The vaping company Juul announced on Tuesday that it will cut more jobs that it had earlier announced – 650 jobs instead of the previously announced 500, in its efforts to reduce its expenditure by almost $1 billion by next year, said a company official.
The number of jobs to planned to be cut accounts for 16 per cent of the total workforce of 4051 of the company. The company had been employing people at a very fast rate – almost 300 employees on an average a every month.
Back in September this year, the company had announced that it would be stopping advertisements for all of its products in the United State and the company now expects to significantly reduce its marketing expenditure as a part of that measure. The Juul official said Tuesday that the focus of sale enhancement of the team remaining with the company will be completely on direct advertising to smokers.
“As the vapor category undergoes a necessary reset, this reorganization will help Juul Labs focus on reducing underage use, investing in scientific research, and creating new technologies while earning a license to operate in the U.S. and around the world,” Juul’s new CEO K.C. Crosthwaite said.
All of these measures are being adopted and implemented by Juul is in response to its efforts to revamp its image from being accused as being responsible for a teen vaping epidemic in the US. Its former CEO Kevin Burns was replaced by the longtime tobacco executive Crosthwaite in September this year.
Crosthwaite was an employee of the tobacco company Altria that had late last year bought a 35 per cent stake in Juul. Crosthwaite has drawn up a strategy of ringing changes in the management and implementing job cuts since he took over.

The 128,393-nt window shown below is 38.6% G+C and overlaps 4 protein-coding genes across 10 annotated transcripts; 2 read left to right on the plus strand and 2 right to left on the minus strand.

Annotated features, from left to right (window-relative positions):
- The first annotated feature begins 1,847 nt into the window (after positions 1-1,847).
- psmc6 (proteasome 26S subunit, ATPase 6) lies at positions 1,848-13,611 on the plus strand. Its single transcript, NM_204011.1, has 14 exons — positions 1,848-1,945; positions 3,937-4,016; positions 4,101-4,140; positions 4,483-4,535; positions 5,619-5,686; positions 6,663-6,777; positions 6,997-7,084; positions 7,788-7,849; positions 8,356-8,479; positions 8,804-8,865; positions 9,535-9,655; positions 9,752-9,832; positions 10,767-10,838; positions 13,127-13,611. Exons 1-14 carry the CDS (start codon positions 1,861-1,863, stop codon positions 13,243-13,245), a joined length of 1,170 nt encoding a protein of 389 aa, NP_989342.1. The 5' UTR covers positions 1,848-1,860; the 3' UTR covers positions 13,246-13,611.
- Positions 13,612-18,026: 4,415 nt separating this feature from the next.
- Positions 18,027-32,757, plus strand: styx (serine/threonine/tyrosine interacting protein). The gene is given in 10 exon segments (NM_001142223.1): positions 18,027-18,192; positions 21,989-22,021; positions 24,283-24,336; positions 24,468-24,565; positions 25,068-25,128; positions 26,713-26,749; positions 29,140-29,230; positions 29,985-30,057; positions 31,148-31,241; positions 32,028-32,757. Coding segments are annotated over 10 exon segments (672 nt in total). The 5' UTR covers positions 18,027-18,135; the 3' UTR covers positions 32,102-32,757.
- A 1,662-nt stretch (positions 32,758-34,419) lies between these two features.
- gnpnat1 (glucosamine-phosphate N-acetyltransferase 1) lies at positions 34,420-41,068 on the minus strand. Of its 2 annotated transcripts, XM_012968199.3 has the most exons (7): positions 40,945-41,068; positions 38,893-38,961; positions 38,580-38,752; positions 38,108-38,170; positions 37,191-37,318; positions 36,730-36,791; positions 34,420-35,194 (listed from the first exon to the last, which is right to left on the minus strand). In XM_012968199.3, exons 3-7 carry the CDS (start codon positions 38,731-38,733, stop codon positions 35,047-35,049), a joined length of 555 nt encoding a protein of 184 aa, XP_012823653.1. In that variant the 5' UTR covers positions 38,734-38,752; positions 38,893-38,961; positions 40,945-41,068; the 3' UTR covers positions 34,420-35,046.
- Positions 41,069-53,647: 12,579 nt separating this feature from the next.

Juul is being attempted to be positioned as a responsible company under his leadership. The company made a major announcement last week when it said that it would no longer sell its mint-flavored nicotine pods which have been identified to be the most popular among high school students in two studies conducted over the vaping epidemic in the US.
The website of the company also no longer exhibits its other sweet flavors while the company had pulled those flavors from convenience stores, vape shops and other retailers about a year ago.
In September, the Trump administration had said that a mechanism for putting a ban on flavored e-cigarettes was being prepared by it. Applications to the to the Food and Drug Administration by May 2020 have to be submitted by Juul and all other e-cigarette companies if the companies want to keep their products on the market.
(Adapted from CNBC.com)